“We have tried to teach, right from the basics, what a data center is and how valuable they are. There have been a lot of business opportunities around data centers and the number of workplaces they create – people working in and around, maintaining facilities, and that’s not even mentioning the construction. I also try to underline how they have been an important part of introducing more sustainability to the city ecosystem.”

Education doesn’t begin and end with top brass however and with that in mind, the FDCA has introduced the idea of a career in data centers at the grassroots level too.

“We cooperate with schools and universities because the data center industry in Finland is suffering from the same issue as the rest of the world, in that we have a shortage of qualified and competent people around, making it challenging to find suitable employees in technical industries. The association has been encouraging the introduction of data centers into the syllabus, and even participating in teaching since we have a lot of expertise in our Association, making it easy to find suitable teachers to give lessons to the students about what a data center is and how it combines other areas of technology.”

Hyperco helsinki finland.jpg
– Hyperco

The heat is on

At the heart of Finland’s claim to be the perfect location for data centers is its history of spearheading the reuse of waste heat for domestic use. As the practice becomes more widespread, Aho tells us how the FDCA is working to demonstrate to the rest of the world how it’s done.

“ISO standards are global, so whenever there's a new standard published, it soon spreads around the world. The European Union is launching a New Energy Efficiency Directive this year, setting up the norms and KPIs for data centers. It’s now up to governments to do the legislation locally, but because we only have about five or six million inhabitants in Finland, we have a history of making things work in a very efficient way.

“That’s why we’ve been ahead of the curve in heat recovery before a standard was established. Two years ago, a local law was finalized, giving tax benefits to data centers utilizing heat recovery in their facilities. Now that it has spread across Europe, we can show the world how we made it happen.”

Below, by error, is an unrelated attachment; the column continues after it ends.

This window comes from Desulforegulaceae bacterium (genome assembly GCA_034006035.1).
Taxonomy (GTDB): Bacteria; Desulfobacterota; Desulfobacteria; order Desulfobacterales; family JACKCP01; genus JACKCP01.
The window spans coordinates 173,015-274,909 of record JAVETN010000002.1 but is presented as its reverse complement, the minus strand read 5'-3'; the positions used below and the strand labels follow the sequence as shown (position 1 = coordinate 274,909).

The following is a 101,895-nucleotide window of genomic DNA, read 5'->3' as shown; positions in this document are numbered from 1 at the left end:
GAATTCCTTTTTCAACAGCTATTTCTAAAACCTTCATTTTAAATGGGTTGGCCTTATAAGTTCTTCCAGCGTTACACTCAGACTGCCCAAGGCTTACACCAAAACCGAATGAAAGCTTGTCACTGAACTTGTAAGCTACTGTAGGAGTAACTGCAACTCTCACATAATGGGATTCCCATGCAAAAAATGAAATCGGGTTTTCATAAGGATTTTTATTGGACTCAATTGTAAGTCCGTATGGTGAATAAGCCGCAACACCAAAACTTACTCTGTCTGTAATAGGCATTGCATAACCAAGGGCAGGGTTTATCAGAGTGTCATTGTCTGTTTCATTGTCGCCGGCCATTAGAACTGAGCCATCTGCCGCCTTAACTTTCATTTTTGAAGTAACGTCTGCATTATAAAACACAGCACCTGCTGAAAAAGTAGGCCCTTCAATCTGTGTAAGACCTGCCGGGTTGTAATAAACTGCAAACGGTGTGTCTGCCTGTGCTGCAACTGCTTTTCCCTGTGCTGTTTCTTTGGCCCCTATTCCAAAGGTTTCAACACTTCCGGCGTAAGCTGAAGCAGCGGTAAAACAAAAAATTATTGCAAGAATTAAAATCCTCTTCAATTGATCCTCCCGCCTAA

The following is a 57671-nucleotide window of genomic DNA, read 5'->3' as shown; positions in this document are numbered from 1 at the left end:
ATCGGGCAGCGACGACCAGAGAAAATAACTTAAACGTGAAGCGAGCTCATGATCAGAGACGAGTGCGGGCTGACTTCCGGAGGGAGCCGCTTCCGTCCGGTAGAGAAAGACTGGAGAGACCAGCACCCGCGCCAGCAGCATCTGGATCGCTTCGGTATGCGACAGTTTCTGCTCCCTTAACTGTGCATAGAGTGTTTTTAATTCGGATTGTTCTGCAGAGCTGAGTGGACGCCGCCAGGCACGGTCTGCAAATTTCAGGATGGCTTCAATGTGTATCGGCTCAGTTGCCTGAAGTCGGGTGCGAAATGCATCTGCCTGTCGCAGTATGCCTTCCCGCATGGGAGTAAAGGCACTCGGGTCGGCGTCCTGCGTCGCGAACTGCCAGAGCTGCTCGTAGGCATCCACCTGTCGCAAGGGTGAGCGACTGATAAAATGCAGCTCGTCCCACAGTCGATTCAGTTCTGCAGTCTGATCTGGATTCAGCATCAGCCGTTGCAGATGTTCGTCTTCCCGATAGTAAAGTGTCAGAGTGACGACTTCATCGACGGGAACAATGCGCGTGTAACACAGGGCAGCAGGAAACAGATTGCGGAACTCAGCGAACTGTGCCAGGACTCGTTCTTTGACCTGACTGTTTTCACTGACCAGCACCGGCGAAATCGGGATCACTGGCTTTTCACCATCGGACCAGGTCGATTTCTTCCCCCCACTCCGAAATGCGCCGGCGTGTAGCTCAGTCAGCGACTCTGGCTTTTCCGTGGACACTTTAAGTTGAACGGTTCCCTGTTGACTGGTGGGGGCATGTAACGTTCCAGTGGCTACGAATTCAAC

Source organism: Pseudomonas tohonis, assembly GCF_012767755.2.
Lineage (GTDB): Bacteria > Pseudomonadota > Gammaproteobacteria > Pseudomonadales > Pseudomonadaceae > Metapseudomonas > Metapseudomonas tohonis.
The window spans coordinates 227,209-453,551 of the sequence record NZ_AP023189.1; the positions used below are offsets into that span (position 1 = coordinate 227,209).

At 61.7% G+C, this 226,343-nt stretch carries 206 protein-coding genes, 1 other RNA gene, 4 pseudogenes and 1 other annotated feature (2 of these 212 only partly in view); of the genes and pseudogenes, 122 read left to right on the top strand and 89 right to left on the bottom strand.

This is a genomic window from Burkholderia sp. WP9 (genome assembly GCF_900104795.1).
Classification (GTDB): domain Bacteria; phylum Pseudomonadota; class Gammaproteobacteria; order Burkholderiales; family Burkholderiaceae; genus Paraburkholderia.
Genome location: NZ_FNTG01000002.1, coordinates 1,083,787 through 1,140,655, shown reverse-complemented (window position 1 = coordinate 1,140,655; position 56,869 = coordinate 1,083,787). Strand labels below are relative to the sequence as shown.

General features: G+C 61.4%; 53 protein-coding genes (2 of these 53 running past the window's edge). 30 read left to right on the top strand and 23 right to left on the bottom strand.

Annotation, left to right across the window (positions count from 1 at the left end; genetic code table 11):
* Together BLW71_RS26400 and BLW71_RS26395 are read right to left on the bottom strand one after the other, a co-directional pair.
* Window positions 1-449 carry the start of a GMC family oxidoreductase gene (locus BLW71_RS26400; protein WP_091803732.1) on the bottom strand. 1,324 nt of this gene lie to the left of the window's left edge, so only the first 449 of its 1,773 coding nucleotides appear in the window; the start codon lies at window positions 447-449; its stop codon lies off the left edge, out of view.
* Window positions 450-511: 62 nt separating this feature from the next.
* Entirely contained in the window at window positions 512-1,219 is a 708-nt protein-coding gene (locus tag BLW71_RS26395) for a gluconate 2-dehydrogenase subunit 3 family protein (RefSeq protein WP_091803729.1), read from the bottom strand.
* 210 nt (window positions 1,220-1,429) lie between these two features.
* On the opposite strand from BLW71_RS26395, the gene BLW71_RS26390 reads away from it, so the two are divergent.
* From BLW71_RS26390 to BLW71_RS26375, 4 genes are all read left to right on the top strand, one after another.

Future Finnish

Now that the FDCA has established itself as the authority on all matters of Finnish data, we ask Aho what the second decade has in store:

“We want to be an even more professional association. We have two employees working, part-time, but what we want to do in the future is to have an association that works like a company, with a managing director or CEO and employees who are actively promoting the industry, in Finland, in Europe, and trying to create even better knowledge globally, that Finland is on the data center map of the world, and show what we can offer the sector. The end game is to become even bigger but also work in an even more personal way.”

With this increased infrastructure comes increased cooperation with partner countries, as well as continuing to spread the Association gospel through events, not least of all the flagship Future Data Summit:

“We are doing a lot of cooperation with the Nordic Association, the Swedish Data Center Association, for example, and also with the Dutch Data Center Association, with whom we hold joint events. We also have a combined Nordic Association Board, where we regularly exchange opinions and look for ways to introduce or attract international companies to come to the Nordics.

“Our next event will be a round table for our members, on the 22nd of November, where we will outline next year's targets and strategy. The next main events are the Spring events, which will take place in April or May next year. And not forgetting, the tenth Future Data Summit, which will be held in October 2024.”

Aho repeatedly emphasizes the open and welcoming environment of FDCA, so we finish by asking him how to get involved:

“Everybody can become a member, free of charge, so if you want to join us, as an individual or as a company, you can. Companies who join become sponsoring members. The biggest benefit is access to events where they can meet all the major data center industry members, grow their network, and promote any business opportunities coming up.”

And that’s not forgetting that you will be surrounded by the happiest people in the world – as proved by science.

(*a Finnish term for getting drunk at home in your underwear)

(**a Finnish term for a stoic sense of purpose and ambition)

To find out more, contact the Finnish Data Center Association on [email protected] or visit